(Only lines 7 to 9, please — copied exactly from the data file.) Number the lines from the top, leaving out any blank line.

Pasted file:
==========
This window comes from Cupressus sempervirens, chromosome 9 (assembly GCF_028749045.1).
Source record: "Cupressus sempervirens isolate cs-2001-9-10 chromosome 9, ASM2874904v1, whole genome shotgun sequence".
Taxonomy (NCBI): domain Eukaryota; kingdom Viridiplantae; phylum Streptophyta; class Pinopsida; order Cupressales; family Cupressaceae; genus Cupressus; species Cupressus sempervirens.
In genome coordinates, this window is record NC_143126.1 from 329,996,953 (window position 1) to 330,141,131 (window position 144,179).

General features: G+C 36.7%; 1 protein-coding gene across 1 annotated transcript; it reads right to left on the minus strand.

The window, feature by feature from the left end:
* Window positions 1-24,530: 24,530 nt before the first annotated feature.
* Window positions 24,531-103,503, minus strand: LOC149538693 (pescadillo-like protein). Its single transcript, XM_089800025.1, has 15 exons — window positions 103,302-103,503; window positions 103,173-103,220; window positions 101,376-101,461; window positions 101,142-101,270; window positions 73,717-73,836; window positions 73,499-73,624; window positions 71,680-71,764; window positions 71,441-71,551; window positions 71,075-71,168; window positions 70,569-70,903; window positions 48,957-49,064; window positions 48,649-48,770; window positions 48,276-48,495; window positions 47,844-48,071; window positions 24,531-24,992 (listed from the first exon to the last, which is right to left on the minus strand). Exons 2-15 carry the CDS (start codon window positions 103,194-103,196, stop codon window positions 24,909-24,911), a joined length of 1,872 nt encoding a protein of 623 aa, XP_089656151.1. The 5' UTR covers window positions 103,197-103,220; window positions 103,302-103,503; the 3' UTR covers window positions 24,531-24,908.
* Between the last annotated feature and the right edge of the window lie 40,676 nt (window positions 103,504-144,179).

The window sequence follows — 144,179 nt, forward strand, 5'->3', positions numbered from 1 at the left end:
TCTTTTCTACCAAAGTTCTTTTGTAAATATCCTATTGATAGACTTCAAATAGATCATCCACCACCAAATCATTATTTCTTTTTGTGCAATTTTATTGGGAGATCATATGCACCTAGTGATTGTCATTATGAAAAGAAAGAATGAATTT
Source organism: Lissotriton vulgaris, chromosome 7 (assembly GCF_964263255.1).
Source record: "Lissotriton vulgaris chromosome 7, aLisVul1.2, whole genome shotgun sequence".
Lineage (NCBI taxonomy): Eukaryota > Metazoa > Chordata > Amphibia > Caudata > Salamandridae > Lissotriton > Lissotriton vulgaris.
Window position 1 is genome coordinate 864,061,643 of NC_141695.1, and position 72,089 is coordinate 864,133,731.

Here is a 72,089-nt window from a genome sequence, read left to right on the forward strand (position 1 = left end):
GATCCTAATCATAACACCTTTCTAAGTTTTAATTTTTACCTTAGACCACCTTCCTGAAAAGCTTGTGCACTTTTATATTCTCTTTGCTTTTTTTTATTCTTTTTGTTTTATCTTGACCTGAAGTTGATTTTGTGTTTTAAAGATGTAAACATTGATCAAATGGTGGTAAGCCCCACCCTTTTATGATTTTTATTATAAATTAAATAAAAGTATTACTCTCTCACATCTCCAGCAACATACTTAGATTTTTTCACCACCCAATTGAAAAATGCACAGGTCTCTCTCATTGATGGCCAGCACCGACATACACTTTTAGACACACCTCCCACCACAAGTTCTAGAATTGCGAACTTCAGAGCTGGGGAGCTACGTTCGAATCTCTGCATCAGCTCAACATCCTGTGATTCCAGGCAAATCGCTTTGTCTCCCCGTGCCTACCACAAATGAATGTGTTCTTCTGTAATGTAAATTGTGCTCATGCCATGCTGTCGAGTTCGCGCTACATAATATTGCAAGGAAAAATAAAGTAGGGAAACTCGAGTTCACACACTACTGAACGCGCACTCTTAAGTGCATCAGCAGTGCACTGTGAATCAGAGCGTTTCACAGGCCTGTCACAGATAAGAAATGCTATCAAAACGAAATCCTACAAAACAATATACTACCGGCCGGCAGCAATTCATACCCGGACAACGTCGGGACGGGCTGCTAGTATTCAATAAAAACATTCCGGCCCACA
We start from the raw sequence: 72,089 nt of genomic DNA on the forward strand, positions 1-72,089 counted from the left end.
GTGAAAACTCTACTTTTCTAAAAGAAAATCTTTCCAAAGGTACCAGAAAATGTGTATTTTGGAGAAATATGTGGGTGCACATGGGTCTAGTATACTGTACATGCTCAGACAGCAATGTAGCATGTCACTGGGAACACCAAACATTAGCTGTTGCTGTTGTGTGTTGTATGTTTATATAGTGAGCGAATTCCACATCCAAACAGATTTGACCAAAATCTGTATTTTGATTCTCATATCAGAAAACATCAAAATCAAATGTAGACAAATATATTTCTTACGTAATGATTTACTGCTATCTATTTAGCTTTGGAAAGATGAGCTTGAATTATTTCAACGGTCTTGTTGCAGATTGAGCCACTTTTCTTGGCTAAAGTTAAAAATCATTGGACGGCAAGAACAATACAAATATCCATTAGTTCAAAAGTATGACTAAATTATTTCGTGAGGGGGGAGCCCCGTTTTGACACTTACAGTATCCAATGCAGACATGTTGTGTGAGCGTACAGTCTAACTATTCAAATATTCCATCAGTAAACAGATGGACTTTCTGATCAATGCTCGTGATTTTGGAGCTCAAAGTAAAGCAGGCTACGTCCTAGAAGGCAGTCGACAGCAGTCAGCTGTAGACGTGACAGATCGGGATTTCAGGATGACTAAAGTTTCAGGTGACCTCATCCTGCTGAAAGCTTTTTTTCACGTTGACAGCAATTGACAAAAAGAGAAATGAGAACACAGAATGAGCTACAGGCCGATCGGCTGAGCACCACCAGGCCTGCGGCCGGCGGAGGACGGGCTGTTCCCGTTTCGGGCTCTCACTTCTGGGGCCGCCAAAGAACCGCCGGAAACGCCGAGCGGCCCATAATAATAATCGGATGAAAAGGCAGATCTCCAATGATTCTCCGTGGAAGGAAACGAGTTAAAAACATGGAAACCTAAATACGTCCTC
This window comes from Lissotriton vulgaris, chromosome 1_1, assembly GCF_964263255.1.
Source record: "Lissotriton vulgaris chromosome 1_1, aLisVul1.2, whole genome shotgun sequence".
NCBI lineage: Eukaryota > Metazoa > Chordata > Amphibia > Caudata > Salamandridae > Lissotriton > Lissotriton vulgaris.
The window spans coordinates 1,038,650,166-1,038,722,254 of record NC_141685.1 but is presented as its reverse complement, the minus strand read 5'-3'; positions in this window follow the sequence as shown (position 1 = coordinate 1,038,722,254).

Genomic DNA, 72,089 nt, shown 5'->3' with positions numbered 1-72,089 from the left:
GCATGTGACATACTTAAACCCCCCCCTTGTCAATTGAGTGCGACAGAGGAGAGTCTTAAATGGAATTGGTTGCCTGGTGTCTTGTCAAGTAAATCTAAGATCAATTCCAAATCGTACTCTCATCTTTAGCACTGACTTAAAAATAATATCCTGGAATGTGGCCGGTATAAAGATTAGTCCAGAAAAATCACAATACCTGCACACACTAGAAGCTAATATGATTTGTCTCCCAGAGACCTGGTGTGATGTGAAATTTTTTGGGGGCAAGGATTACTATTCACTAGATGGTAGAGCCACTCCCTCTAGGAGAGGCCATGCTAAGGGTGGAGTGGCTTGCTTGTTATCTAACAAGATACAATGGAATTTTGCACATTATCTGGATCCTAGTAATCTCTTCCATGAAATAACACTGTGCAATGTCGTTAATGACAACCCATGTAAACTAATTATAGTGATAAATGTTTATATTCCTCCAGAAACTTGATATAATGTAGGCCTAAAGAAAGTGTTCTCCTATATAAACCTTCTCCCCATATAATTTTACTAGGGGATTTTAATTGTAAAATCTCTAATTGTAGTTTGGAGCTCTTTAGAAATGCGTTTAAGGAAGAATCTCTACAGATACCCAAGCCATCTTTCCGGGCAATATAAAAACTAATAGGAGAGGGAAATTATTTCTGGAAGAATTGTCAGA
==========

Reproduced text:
* Window positions 1-24,530: 24,530 nt before the first annotated feature.
* Window positions 24,531-103,503, minus strand: LOC149538693 (pescadillo-like protein). Its single transcript, XM_089800025.1, has 15 exons — window positions 103,302-103,503; window positions 103,173-103,220; window positions 101,376-101,461; window positions 101,142-101,270; window positions 73,717-73,836; window positions 73,499-73,624; window positions 71,680-71,764; window positions 71,441-71,551; window positions 71,075-71,168; window positions 70,569-70,903; window positions 48,957-49,064; window positions 48,649-48,770; window positions 48,276-48,495; window positions 47,844-48,071; window positions 24,531-24,992 (listed from the first exon to the last, which is right to left on the minus strand). Exons 2-15 carry the CDS (start codon window positions 103,194-103,196, stop codon window positions 24,909-24,911), a joined length of 1,872 nt encoding a protein of 623 aa, XP_089656151.1. The 5' UTR covers window positions 103,197-103,220; window positions 103,302-103,503; the 3' UTR covers window positions 24,531-24,908.
* Between the last annotated feature and the right edge of the window lie 40,676 nt (window positions 103,504-144,179).